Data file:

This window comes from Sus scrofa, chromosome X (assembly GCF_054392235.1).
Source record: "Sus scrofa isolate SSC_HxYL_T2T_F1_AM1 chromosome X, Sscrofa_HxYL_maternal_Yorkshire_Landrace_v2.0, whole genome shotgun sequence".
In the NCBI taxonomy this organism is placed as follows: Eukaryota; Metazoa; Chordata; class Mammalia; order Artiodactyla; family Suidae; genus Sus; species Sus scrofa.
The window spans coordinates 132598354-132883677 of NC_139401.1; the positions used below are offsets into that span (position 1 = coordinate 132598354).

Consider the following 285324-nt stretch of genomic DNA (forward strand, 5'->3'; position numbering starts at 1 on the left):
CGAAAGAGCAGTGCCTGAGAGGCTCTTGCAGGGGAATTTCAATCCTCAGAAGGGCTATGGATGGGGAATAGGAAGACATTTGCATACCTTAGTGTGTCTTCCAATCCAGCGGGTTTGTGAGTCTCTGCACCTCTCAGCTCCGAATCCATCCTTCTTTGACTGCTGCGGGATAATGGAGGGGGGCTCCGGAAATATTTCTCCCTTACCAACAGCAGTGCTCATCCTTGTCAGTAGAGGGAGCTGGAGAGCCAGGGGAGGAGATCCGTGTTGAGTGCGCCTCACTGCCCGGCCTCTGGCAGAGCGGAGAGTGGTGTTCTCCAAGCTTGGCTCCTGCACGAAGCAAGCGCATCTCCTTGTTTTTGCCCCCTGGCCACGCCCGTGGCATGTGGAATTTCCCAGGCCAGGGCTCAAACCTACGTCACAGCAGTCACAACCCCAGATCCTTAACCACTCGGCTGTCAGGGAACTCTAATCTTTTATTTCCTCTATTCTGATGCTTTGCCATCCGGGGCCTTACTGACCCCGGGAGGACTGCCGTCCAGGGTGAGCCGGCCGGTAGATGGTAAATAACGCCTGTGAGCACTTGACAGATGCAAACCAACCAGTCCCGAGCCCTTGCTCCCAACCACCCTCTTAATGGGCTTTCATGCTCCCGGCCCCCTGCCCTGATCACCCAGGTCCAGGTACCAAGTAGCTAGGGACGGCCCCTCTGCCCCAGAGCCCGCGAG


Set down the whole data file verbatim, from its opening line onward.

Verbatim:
This window comes from Sus scrofa, chromosome X (assembly GCF_054392235.1).
Source record: "Sus scrofa isolate SSC_HxYL_T2T_F1_AM1 chromosome X, Sscrofa_HxYL_maternal_Yorkshire_Landrace_v2.0, whole genome shotgun sequence".
In the NCBI taxonomy this organism is placed as follows: Eukaryota; Metazoa; Chordata; class Mammalia; order Artiodactyla; family Suidae; genus Sus; species Sus scrofa.
The window spans coordinates 132598354-132883677 of NC_139401.1; the positions used below are offsets into that span (position 1 = coordinate 132598354).

Consider the following 285324-nt stretch of genomic DNA (forward strand, 5'->3'; position numbering starts at 1 on the left):
CGAAAGAGCAGTGCCTGAGAGGCTCTTGCAGGGGAATTTCAATCCTCAGAAGGGCTATGGATGGGGAATAGGAAGACATTTGCATACCTTAGTGTGTCTTCCAATCCAGCGGGTTTGTGAGTCTCTGCACCTCTCAGCTCCGAATCCATCCTTCTTTGACTGCTGCGGGATAATGGAGGGGGGCTCCGGAAATATTTCTCCCTTACCAACAGCAGTGCTCATCCTTGTCAGTAGAGGGAGCTGGAGAGCCAGGGGAGGAGATCCGTGTTGAGTGCGCCTCACTGCCCGGCCTCTGGCAGAGCGGAGAGTGGTGTTCTCCAAGCTTGGCTCCTGCACGAAGCAAGCGCATCTCCTTGTTTTTGCCCCCTGGCCACGCCCGTGGCATGTGGAATTTCCCAGGCCAGGGCTCAAACCTACGTCACAGCAGTCACAACCCCAGATCCTTAACCACTCGGCTGTCAGGGAACTCTAATCTTTTATTTCCTCTATTCTGATGCTTTGCCATCCGGGGCCTTACTGACCCCGGGAGGACTGCCGTCCAGGGTGAGCCGGCCGGTAGATGGTAAATAACGCCTGTGAGCACTTGACAGATGCAAACCAACCAGTCCCGAGCCCTTGCTCCCAACCACCCTCTTAATGGGCTTTCATGCTCCCGGCCCCCTGCCCTGATCACCCAGGTCCAGGTACCAAGTAGCTAGGGACGGCCCCTCTGCCCCAGAGCCCGCGAG